|Land Stratification in Northeast China: Demography, State, and Market, 1870-1906|
|In this paper we examine the distribution of land in 120 state farm villages in Northeast China from 1870 to 1906 to explore the roles of demography, state, and market in land stratification. A central component of the canonical Chinese ‘dynastic cycle’ is the transition from relatively egalitarian land distribution to highly concentrated land ownership. At the beginning of almost every dynasty, the new state redistributed the concentrated wealth of the previous dynasty to create a relatively equal land distribution. Private land transaction, however, is said to have eventually led to the reconcentration of wealth, growing inequality, and social and political unrest. While scholars acknowledged the importance of political power in causing land concentration, they also consider land market a major force to create inequality.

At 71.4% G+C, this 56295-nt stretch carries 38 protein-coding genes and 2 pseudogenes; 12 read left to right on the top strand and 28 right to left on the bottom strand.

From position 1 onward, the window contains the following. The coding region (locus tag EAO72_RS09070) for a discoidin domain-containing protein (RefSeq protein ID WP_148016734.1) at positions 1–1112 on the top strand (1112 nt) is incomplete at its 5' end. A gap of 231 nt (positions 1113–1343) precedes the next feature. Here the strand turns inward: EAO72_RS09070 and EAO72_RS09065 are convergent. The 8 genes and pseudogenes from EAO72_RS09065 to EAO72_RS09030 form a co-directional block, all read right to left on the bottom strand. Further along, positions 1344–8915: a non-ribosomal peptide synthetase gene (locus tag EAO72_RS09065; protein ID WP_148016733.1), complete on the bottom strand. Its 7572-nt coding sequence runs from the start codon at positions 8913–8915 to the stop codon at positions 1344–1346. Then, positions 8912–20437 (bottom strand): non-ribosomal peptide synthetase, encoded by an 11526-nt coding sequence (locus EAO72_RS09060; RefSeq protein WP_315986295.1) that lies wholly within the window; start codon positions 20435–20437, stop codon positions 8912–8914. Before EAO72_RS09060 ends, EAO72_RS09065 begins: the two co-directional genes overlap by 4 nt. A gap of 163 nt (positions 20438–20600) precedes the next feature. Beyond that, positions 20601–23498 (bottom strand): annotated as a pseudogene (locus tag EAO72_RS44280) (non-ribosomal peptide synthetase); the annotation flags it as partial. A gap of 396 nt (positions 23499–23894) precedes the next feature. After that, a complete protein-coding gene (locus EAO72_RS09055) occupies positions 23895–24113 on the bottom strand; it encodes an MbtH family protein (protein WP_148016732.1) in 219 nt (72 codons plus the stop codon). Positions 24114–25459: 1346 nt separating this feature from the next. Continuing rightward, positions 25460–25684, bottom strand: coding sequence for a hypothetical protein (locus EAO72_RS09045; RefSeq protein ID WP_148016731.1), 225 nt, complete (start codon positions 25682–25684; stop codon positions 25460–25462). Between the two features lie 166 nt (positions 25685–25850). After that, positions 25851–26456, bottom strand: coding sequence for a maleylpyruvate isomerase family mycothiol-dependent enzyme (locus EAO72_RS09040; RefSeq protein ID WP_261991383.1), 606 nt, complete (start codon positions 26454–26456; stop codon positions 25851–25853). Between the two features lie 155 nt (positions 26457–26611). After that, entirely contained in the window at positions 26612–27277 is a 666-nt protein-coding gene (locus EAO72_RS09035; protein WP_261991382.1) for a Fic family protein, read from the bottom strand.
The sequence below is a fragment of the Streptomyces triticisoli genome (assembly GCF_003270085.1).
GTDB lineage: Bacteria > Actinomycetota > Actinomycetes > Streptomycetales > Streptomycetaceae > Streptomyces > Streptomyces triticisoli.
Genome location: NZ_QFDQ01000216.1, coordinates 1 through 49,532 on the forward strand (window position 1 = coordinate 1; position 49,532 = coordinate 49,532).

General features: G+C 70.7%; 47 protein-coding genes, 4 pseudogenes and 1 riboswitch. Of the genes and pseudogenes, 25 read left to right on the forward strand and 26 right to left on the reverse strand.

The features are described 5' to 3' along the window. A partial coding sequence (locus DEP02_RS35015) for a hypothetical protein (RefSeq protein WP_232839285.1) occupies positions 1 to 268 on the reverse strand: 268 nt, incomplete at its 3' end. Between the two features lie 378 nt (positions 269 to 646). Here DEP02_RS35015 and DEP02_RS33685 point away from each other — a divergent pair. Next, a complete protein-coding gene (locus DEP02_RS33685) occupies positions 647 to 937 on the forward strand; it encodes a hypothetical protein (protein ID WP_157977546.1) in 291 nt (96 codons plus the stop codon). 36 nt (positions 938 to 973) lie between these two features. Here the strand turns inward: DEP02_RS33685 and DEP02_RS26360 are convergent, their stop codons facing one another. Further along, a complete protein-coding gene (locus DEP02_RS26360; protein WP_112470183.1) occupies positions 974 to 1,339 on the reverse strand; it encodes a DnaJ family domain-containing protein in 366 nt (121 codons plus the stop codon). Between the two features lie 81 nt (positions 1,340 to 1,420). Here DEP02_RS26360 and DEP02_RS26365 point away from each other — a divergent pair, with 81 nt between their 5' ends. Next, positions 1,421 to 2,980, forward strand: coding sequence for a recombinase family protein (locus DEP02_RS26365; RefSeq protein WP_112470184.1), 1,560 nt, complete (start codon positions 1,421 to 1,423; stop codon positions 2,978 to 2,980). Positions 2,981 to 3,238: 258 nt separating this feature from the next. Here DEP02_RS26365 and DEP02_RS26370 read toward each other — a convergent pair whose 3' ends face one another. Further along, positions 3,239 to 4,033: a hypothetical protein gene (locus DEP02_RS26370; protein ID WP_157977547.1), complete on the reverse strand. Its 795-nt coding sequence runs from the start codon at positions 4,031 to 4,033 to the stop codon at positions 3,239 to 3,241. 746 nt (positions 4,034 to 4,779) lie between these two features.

We draw our analyses from a longitudinal dataset that melds population and household records and land ownership record: 1) 108,100 linked individual life histories from 1,346,829 observations recorded in 260 annual registers from 1866-1912; 2) 19,609 plot histories from 23 coded land registers dated 1870, 1876, 1887, 1889 of which 13,155 plot owners have been linked to the population dataset. We demonstrate that the state land allocation policy played a major role in maintaining a relatively equal land distribution. At the same time, considerable stratification still existed in the two extremes, the top and bottom deciles, of the population. While family size and demographic disadvantages explain downward mobility and the creation of many of the landless, the interplay of family size and political power propelled other families upward into the highest ranks of the landed. Market alone only played a minor role in land stratification in northeast China.